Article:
By Wendy Bruere
MAFRAQ/AMMAN, Jordan, 13 June 2012 – On their way to school in Homs last year, 9-year-old twins Seema* and Nour* saw dead bodies in the street.
“They came home very upset,” said their father, Amjad*. “Now they are afraid of loud noises.”
The two girls stopped going to school after that.
“It was impossible to stay in Homs, everything was getting worse and worse,” said their mother, Aya*. “We used to move from neighbourhood to neighbourhood to stay safe, but now it’s all destroyed and everywhere is insecure.”
Starting a new life
The family fled to Mafraq, northern Jordan, at the beginning of April. With assistance from UNICEF and Save the Children Jordan (SCJ), the girls started attending a nearby public school a few weeks later. They had been out of school for nearly one year.
“They go to school to be with other children,” Aya said. “Nour cried a lot when she started school because it was new to her, but gradually she’s coping.”
“School is not only important for educational purposes but also for children to make friends and develop routines to help them cope with the distress they have been through,” said UNICEF Representative in Jordan Dominique Hyde.
It did not take long for Nour to settle in at her new school. After just one week she said she had already made lots of friends and was thinking about the future.
“I want to be a teacher,” she said.
UNICEF, in partnership with SCJ, helps displaced children across Jordan register in schools near their homes. SCJ staff stay in contact with the families to provide ongoing support and assist to resolve any concerns that arise.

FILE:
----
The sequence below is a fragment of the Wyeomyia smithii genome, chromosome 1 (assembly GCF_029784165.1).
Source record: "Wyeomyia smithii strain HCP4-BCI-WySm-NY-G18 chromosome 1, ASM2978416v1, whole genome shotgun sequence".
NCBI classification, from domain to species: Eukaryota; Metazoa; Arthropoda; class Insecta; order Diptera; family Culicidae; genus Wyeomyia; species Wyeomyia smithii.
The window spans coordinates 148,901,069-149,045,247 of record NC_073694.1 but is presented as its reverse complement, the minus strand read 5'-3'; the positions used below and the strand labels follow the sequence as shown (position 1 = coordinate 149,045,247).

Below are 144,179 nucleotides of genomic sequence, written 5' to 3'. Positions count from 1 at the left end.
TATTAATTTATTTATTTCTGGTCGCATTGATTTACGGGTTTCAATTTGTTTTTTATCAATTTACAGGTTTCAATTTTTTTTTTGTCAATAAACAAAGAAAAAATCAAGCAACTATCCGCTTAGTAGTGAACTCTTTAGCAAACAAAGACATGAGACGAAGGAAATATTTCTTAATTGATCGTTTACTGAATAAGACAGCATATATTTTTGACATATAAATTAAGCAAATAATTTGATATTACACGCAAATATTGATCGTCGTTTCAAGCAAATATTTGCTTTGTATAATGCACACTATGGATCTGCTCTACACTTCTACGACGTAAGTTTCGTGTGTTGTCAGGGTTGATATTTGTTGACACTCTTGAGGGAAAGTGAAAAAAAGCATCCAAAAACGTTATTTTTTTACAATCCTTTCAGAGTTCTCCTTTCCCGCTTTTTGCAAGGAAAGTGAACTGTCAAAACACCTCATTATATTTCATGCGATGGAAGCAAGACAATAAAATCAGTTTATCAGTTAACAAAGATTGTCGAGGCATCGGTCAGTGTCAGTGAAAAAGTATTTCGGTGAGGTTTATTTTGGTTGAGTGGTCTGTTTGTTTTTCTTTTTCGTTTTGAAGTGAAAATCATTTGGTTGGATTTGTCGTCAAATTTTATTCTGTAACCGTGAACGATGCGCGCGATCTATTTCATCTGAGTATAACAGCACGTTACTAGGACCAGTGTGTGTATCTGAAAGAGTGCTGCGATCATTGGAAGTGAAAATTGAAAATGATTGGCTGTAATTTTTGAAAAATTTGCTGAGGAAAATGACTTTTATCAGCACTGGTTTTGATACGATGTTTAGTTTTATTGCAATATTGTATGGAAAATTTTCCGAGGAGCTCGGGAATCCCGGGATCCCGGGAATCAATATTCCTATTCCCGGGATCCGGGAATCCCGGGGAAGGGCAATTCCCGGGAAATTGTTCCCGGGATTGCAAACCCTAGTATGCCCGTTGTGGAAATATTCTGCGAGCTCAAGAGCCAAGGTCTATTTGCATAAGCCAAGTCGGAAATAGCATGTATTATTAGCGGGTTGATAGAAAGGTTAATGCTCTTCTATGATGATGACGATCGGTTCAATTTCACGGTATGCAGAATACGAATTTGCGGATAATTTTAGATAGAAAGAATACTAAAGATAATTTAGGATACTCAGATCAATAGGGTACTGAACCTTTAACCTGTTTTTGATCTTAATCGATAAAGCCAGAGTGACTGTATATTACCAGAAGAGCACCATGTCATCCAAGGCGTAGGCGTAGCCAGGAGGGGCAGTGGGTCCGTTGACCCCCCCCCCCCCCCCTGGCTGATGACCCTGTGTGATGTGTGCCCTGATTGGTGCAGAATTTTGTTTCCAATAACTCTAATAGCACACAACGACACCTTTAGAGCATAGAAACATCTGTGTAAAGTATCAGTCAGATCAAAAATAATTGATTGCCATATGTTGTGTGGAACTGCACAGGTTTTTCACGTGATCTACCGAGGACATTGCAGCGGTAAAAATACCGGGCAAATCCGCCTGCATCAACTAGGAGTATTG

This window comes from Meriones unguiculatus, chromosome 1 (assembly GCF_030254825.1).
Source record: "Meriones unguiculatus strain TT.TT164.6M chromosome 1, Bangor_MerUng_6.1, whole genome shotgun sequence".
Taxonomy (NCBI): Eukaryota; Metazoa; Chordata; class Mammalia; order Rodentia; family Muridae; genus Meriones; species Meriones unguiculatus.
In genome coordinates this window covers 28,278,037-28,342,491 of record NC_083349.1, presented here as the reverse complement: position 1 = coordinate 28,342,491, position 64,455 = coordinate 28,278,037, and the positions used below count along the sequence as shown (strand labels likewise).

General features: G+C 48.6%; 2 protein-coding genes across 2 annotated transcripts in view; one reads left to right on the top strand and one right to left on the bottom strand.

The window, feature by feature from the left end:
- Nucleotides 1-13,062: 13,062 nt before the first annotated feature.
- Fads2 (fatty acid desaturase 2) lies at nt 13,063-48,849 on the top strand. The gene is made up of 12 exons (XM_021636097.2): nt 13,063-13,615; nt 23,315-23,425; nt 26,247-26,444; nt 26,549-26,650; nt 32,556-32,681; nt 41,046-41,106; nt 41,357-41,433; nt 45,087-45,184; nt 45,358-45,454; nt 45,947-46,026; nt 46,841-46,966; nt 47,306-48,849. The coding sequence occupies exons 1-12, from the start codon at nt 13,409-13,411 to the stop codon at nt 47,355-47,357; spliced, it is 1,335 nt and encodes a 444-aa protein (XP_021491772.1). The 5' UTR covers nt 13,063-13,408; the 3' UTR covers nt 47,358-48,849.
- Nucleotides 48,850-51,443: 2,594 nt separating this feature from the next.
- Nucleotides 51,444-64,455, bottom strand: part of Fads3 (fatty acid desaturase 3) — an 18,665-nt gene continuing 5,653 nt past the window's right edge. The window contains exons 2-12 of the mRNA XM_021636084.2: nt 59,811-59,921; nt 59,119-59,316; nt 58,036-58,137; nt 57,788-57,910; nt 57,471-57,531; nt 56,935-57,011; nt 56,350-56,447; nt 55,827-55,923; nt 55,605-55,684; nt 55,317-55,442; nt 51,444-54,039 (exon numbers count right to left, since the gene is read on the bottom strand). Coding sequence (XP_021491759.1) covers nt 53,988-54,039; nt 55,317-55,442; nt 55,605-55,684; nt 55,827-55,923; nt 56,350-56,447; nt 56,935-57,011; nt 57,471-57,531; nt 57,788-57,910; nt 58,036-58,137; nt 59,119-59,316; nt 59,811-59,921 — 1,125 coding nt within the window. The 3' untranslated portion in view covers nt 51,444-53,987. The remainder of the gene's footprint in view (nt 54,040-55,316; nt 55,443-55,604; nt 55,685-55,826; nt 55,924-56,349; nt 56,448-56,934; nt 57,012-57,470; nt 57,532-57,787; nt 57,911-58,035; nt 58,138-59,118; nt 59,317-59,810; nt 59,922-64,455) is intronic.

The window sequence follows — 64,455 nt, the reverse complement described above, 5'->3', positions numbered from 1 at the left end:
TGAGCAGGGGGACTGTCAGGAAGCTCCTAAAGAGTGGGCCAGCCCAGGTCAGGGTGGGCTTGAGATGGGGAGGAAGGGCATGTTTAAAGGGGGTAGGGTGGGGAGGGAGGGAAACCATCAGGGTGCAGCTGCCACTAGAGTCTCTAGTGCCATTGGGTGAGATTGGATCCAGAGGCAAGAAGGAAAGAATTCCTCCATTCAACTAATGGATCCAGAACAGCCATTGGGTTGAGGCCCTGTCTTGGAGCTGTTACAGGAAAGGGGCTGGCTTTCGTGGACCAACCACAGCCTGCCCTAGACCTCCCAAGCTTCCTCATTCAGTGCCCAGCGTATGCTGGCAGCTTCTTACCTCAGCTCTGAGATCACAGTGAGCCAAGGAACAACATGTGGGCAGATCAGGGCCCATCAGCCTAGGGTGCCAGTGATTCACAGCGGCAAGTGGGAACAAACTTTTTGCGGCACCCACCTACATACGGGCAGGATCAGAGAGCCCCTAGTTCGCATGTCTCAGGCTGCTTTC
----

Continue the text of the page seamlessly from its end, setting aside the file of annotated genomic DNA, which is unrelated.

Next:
Access to Jordanian public schools is free for Syrian children in Jordan – a right UNICEF successfully advocated for earlier this year. UNICEF supports the Ministry of Education in covering the costs involved. More than 7,300 Syrian children are currently enrolled in Jordan’s public schools, according to the Ministry of Education.
Ongoing support for displaced families
Halim*, a Syrian father who fled Homs earlier this year with his wife, Farah*, and three children, aged 8, 11 and 14, said his children’s schooling was one of his main concerns when they arrived in Amman.
The family made the decision to leave in January this year – during the school holidays – to minimize disruptions to the children’s education.
The security situation was deteriorating rapidly at that time and everyone was a target, Halim said. It did not matter “if someone was a child, an old man or a woman.”
Before they left, Farah’s uncle and cousin were killed by a bomb blast, and their home was nearly destroyed by shrapnel.
Soon after their arrival in Amman, Halim attended a UNICEF-supported awareness session with SCJ where he found out how and where to register his children in school.
The family received ongoing support. When Fadi*, 8, was bullied in school, an SCJ social worker visited the family and worked with the school counsellor to solve the problem.
Fadi said he is happy at school now. “I like all my classes and I have friends here.”
His school’s principal said that Halim’s three children are doing well academically.
“My children were afraid in Syria. They feel more secure in Jordan,” Halim said. “We feel welcomed here.”
Ensuring continued access to education
With UNICEF support, thousands of children have been reached with education referrals. SCJ Helpdesk Supervisor Saté Qudeh said of the 4,700 education cases referred to them, around 1,500 children are now enrolled in schools. Outreach activities, case management and assistance with registration are provided through the Amman office, and through focal points recently established in Ramtha, Mafraq and Irbid.
With over 21,700 displaced Syrians registered with UNHCR in Jordan, and many more estimated to be in the country, this support will continue to be crucial to the well-being of thousands of children.
“UNICEF is scaling up its interventions in Jordan to make sure all children, regardless of their status, enjoy their right to education,” Ms. Hyde said.
*Names have been changed to protect interviewees’ identities